Nature and progress are not in antithesis but can find themselves in synergy to analyze, evaluate and quantify the various phytotherapeutic principles with ever more precise and innovative methods.

It would be desirable that in order to the maintenance of absolute energy values the entire biological cycle of the plant was monitored until it was transformed into a phytotherapeutic product full of curative energy.

We hope that the scientific commitment of avant-garde companies in the study, production and transformation of officinal herbs can help achieve this goal.

like late spring. The site has changed its dress. We hope it will be more comfortable.
Here are studied and described 592 plants used in the practice of phytotherapy or in those therapies in which preparations derived from plants are used, also and above all for preventive purposes, as adjuvants, purifying-draining, resolving and as "sweet medicine" or therapy capable of promoting the normal functions of the body without altering the delicate balance of our health.

Call for a moratorium on Aniba rosaeodora

Carryover paro paro da the aromaconnection this good news concerning two aromatic forest species, Aniba rosaeodora is Bulnesia sarmientoi. The inclusion of the two species in the list of marketable species only if they come from CITES certified plantations is a small step, but I continue to invite everyone to a total moratorium on the use of rosewood derivatives and, while we're at it, sandalwood!

But here is the news from CITES:

L' Environment News Service announces that on March 19, 2010 two South American trees, unsustainably exploited by producers / traders of essential oils for the perfume and cosmetic industry, will be included in Appendix II of the Convention on International Trade (Convention in International Trade - CITES), decision taken by CITES in Doha, Qatar. Trade controls (international trade only permitted on the basis of official permits) will be applied within 90 days of Aniba rosaedora (Brazilian rosewood), which was proposed for Appendix II by Brazil, and for Bulnesia sarmientoi (Palo Santo - from which guaiac oil, guaiac acetylated oil and guaile acetate are obtained) from the Gran Chaco region in Central America, proposed by Argentina.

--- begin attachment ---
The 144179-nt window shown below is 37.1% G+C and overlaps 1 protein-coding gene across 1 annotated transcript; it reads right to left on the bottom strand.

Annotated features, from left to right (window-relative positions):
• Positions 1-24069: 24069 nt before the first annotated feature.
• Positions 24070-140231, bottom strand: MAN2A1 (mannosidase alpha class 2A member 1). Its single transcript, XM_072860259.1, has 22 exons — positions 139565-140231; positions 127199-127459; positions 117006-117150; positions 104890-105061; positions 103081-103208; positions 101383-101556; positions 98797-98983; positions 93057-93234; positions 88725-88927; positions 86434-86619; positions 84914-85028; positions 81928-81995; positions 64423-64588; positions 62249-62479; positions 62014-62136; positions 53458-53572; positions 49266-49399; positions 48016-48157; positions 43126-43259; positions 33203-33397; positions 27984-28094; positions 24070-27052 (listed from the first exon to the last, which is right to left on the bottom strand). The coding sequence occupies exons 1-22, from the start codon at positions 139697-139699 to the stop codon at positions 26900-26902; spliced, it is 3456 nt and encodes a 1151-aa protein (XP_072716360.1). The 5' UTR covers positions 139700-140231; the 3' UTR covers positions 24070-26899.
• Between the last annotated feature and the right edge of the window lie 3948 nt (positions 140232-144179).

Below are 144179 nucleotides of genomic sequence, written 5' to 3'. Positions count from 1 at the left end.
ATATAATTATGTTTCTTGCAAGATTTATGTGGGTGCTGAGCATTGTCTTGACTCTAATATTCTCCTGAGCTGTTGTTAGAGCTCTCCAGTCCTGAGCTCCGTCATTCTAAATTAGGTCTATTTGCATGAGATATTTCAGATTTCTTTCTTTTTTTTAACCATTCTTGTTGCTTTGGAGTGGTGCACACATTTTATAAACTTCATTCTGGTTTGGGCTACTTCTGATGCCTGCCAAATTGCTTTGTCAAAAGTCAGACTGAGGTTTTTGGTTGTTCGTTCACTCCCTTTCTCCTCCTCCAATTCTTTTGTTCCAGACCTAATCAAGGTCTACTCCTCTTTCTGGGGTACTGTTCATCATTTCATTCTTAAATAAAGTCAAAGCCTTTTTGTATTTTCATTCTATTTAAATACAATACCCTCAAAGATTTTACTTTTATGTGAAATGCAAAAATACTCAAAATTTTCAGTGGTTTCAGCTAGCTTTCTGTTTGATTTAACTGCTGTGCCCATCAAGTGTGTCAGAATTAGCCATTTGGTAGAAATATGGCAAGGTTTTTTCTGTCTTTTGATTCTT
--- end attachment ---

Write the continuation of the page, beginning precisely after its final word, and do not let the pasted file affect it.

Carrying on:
Cropwatch has long pointed out the decline in the ecological status of Rosewood (download the Cropwatch files here), and many users of essential oils have independently and voluntarily decided to stop buying the essential oil. Unfortunately, there is always an unethical element in the market that will continue to use aromatic species in danger of extinction, to the point of doing so even when it is illegal. The status of Palo Santo (Guaiaco wood) in the Gran Chaco National Park, which extends through western Paraguay, northern and eastern Argentina, and southern Bolivia had recently been analyzed by Cropwatch in its Updated List of Threatened Aromatic Plants Used in the Aroma & Cosmetic Industries v1.19 (download the pdf here). Guaiac wood essential oil is actually a brownish paste that melts at 45ºC, and its acetylated derivatives have occupied a very important place in the aromatic perfumery range.

Will the inclusion of the two species in Appendix II make a difference? Certainly the inclusion in CITES Appendix I would have been more effective, especially in the case of Rosewood, whose future is more than other trees in the hands of illegal traders. Aniba rosaeodora essential oil from clandestine distilleries deep in the forest continues to arrive in our markets, although some batches are distinguished by a peculiar chemical composition that prompts us to ask questions about its botanical origin (see the related bibliography here). One wonders if Guaiac oil will continue to be legally available, if only that of Argentine origin will be banned. While this will only be seen in the future, these CITES II listings are certainly a step in the right direction.

A Curry with Andrea Pieroni

Silphion: So, dear Andrea, I would start our remote dialogue / interview with this.

I'd like to start with a comment you made during a discussion. If I'm not mistaken we were talking about the role and status of ethnobotany, and how, in your opinion, nowadays it should be thought of as a discipline that must be accompanied by others to have meaning, not to be reduced to an academic exercise. and sterile: then ethnobotany and health policies, and environmental policies, and conservation and so on.

Andrea Pieroni:
Yes, in my opinion ethnobotany research could (should) have these possible outputs:
1. Agro-bio diversity, typical products, rural development
2. Ecotourism and eco-museums, cultural heritage (tangible and intangible)
3. Phytotherapy, herbal medicine, use and management of TM (traditional medicines)
4. Ethnopharmacology